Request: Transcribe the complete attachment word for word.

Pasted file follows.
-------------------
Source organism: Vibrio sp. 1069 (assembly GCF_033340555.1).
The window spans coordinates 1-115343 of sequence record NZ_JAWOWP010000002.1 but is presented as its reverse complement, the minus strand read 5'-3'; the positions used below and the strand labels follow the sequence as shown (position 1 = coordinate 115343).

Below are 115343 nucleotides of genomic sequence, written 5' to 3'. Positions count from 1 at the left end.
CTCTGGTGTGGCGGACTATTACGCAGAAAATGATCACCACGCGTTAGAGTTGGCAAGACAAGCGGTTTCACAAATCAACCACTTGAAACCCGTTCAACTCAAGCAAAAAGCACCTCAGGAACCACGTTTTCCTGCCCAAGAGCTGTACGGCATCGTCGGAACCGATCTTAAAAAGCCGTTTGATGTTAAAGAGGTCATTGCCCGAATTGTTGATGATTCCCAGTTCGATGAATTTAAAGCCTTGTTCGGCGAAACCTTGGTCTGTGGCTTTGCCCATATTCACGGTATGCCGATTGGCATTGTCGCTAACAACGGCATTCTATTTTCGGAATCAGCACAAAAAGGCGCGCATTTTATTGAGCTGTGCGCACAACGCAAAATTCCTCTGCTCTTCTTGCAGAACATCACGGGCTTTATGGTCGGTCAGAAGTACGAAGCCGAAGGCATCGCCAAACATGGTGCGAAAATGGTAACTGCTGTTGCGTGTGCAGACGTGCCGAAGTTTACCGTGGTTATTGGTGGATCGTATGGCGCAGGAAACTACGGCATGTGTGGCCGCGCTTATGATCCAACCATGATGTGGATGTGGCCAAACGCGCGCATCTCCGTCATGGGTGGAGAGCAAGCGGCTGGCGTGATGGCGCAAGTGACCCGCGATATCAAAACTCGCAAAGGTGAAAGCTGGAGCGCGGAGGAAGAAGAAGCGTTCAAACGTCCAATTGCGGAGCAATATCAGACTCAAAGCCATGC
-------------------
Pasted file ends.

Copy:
Source organism: Vibrio sp. 1069 (assembly GCF_033340555.1).
The window spans coordinates 1-115343 of sequence record NZ_JAWOWP010000002.1 but is presented as its reverse complement, the minus strand read 5'-3'; the positions used below and the strand labels follow the sequence as shown (position 1 = coordinate 115343).

Below are 115343 nucleotides of genomic sequence, written 5' to 3'. Positions count from 1 at the left end.
CTCTGGTGTGGCGGACTATTACGCAGAAAATGATCACCACGCGTTAGAGTTGGCAAGACAAGCGGTTTCACAAATCAACCACTTGAAACCCGTTCAACTCAAGCAAAAAGCACCTCAGGAACCACGTTTTCCTGCCCAAGAGCTGTACGGCATCGTCGGAACCGATCTTAAAAAGCCGTTTGATGTTAAAGAGGTCATTGCCCGAATTGTTGATGATTCCCAGTTCGATGAATTTAAAGCCTTGTTCGGCGAAACCTTGGTCTGTGGCTTTGCCCATATTCACGGTATGCCGATTGGCATTGTCGCTAACAACGGCATTCTATTTTCGGAATCAGCACAAAAAGGCGCGCATTTTATTGAGCTGTGCGCACAACGCAAAATTCCTCTGCTCTTCTTGCAGAACATCACGGGCTTTATGGTCGGTCAGAAGTACGAAGCCGAAGGCATCGCCAAACATGGTGCGAAAATGGTAACTGCTGTTGCGTGTGCAGACGTGCCGAAGTTTACCGTGGTTATTGGTGGATCGTATGGCGCAGGAAACTACGGCATGTGTGGCCGCGCTTATGATCCAACCATGATGTGGATGTGGCCAAACGCGCGCATCTCCGTCATGGGTGGAGAGCAAGCGGCTGGCGTGATGGCGCAAGTGACCCGCGATATCAAAACTCGCAAAGGTGAAAGCTGGAGCGCGGAGGAAGAAGAAGCGTTCAAACGTCCAATTGCGGAGCAATATCAGACTCAAAGCCATGC